Keeping up with medical knowledge shouldn’t end when you finish your formal education. In fact, the ongoing process of education, learning and growth should be a daily part of your practice. This is easier said than done, of course, and the transition from student to physician can come with a range of competing challenges. Here’s some advice to make keeping up with medical knowledge a little easier.
Retain your curiosity
In a post on the New England Journal of Medicine blog, Dr. Elisabeth Poorman writes about the importance of remaining curious in the face of the day-to-day tasks of being a doctor. This may be difficult in a busy practice where much of the work is routine and tedious. Yet if you don’t maintain this curiosity, your inertia may keep you relying on techniques that are imperfect or even obsolete. Try thinking back to the tests you order for your patients. Do these tests really give you the information you need to make a diagnosis, or are there new techniques or procedures you can bring into your practice that could make it better?
It’s not uncommon for new doctors in particular to feel overwhelmed by the demands their profession makes on them. Under these circumstances, there’s a temptation to stick with techniques and practices that are familiar or that have been successful in the past. Don’t let staying in your comfort zone prevent you from growing and developing as a doctor. Instead, maintain a growth mindset and expect your education to continue throughout your career.
Know which resources to use
The fast pace of development in medical knowledge has actually made staying current more difficult. You have to continually educate yourself about new drugs and treatments and keep a close eye on the published literature in your field. Realistically, though, it’s impossible for one person to keep up with all the available information and recall it on demand. You need help. Fortunately, there are resources at your fingertips that can make all this easier.
Consider online subscription services. For example, UpToDate is a point-of-care clinical decision support resource informed by thousands of physician authors, editors and reviewers who review and synthesize the most recent medical information into evidence-based recommendations. Another valuable digital tool is 5MinuteConsult, which provides both quick answers for decision support as well as continuing medical education (CME) credits.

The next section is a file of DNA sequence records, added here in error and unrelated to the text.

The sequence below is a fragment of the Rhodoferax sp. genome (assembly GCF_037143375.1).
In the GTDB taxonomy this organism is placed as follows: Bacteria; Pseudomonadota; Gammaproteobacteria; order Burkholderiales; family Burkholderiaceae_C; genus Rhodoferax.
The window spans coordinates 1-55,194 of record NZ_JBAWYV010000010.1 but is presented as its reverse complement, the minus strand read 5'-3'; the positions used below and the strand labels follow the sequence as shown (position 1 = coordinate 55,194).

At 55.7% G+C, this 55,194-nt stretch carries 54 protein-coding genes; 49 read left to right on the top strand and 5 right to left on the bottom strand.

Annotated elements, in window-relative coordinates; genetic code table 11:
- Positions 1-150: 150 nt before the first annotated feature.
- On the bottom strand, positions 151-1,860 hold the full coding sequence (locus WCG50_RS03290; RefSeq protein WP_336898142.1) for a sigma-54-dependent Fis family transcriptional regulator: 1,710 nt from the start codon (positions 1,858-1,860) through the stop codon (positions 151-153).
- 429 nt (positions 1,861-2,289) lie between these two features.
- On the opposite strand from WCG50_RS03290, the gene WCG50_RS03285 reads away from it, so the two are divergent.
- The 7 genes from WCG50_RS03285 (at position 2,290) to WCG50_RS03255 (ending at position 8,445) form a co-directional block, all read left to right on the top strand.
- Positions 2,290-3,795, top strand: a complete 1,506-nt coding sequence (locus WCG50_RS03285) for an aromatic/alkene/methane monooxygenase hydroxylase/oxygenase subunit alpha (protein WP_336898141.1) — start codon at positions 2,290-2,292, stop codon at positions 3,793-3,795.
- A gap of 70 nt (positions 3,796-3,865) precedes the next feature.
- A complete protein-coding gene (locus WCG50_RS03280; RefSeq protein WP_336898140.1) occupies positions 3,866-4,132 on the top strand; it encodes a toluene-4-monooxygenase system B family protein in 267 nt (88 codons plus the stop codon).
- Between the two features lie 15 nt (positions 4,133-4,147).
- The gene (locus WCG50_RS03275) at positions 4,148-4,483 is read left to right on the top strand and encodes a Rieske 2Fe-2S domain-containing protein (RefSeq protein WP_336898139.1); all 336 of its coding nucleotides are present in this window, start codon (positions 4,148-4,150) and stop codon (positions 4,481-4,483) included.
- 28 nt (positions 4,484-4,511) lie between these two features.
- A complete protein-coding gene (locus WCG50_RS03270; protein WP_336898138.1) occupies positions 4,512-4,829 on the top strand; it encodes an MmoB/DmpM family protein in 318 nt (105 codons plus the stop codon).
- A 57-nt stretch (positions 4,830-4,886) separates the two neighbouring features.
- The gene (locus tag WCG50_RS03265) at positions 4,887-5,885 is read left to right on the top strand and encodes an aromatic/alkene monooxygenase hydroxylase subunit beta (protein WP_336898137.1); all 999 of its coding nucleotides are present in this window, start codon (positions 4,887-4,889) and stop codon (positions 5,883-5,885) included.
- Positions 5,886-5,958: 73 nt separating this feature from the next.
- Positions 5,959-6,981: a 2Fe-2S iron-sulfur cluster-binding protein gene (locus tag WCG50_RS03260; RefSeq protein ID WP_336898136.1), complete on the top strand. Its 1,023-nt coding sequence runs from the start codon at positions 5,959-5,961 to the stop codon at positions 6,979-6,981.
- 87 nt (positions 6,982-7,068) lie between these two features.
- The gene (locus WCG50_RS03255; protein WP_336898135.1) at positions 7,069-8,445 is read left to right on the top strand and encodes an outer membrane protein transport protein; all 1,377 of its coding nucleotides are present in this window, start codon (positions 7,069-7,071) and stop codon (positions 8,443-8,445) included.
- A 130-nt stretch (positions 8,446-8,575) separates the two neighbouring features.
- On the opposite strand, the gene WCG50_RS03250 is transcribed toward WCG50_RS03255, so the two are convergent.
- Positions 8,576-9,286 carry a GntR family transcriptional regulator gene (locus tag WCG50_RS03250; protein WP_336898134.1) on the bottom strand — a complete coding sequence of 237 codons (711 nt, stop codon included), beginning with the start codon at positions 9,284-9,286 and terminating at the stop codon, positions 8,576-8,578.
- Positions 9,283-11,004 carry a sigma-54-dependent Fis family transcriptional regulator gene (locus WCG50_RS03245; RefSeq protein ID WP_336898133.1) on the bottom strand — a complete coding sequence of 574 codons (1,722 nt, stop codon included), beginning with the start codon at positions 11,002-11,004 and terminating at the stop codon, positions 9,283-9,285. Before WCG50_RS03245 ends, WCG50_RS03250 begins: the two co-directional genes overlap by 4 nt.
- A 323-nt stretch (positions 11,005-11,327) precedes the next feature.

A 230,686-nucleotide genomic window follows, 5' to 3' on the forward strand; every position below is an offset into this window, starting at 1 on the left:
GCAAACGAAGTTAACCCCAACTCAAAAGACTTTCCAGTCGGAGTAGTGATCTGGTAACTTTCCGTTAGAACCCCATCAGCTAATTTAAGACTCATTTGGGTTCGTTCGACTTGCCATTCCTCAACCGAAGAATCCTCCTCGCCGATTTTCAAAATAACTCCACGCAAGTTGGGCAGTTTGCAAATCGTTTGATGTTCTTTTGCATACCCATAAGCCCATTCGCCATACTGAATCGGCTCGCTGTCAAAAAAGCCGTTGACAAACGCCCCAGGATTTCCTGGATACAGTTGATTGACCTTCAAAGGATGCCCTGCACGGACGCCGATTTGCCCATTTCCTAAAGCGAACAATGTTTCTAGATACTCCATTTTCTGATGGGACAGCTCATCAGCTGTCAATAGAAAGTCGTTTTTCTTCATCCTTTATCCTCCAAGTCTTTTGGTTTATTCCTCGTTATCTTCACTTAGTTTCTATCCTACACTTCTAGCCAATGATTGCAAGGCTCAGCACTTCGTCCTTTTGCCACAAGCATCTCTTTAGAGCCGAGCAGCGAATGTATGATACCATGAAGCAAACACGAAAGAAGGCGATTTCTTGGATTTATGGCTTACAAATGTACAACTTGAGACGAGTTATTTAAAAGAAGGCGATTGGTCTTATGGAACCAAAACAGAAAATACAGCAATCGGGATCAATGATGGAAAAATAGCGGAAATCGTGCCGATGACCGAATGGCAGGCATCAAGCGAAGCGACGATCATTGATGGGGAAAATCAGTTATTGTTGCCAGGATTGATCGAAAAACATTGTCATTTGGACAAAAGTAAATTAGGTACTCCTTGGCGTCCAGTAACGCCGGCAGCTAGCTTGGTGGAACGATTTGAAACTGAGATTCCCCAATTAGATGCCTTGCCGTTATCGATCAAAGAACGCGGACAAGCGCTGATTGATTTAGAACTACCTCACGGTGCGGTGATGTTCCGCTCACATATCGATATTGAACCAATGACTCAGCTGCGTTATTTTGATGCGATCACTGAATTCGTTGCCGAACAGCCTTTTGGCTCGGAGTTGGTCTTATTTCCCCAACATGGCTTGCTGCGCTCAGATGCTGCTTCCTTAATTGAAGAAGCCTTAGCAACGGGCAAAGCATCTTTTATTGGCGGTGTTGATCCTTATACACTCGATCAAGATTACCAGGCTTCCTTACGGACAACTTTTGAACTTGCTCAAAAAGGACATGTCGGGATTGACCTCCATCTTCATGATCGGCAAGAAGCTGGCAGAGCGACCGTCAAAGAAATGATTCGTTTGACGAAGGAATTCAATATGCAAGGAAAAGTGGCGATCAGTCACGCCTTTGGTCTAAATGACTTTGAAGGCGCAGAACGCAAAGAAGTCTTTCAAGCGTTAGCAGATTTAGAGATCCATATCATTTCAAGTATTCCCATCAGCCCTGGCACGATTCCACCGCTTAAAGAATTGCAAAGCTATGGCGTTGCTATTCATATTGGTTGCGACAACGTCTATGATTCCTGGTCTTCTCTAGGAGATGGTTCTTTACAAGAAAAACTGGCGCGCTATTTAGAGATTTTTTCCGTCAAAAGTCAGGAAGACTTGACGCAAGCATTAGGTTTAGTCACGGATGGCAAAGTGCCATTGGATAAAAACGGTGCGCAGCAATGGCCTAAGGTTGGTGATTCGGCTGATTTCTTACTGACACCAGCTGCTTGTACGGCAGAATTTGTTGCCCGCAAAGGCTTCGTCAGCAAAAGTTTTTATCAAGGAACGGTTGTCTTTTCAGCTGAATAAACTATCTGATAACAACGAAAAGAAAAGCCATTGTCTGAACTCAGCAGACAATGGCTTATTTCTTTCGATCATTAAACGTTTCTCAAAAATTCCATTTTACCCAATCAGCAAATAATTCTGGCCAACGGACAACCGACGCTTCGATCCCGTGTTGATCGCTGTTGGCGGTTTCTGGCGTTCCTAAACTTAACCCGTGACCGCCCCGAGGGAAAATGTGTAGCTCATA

AudioDigest also offers CME credits for physicians, pharmacists and other healthcare professionals. A number of options are available: You can subscribe to a curated library of lecture recordings tailored to your field or topic of interest, to the most recent lectures or to the entire CME library. Each lecture comes with a written summary, suggested readings and test questions.
Collaborate with other practitioners
During the course of our medical education, we hear a lot about the importance of collaboration. Putting it into practice can prove much more challenging. Lynda Chin and Greg Satell argue in the Harvard Business Review that physicians should strive for a “medical information ecosystem” in which the various healthcare stakeholders—doctors, nurses, pharmacists and related professionals—interact with and benefit each other like different organisms in a natural environment. The end result of this interdependence is better patient care—and outcomes.
While this level of cooperation may still lie in the future, there’s a simple step you can take to move yourself a little closer. Dr. Poorman notes that tools like social media can help you to connect with patients and with others in your field, providing you a wide variety of perspectives and viewpoints on a given issue. This diversity of viewpoints can change or expand your perspective on a problem and lead you to be more creative about solutions.
Again, it’s important to remember that completing your medical training doesn’t end your process of keeping up with medical knowledge—it begins it. Keep your mind curious and explore what tools can help make your medical journey one that is both richly rewarding and keeps you engaged in the important work you’re doing, no matter what stage of your medical career you happen to be in.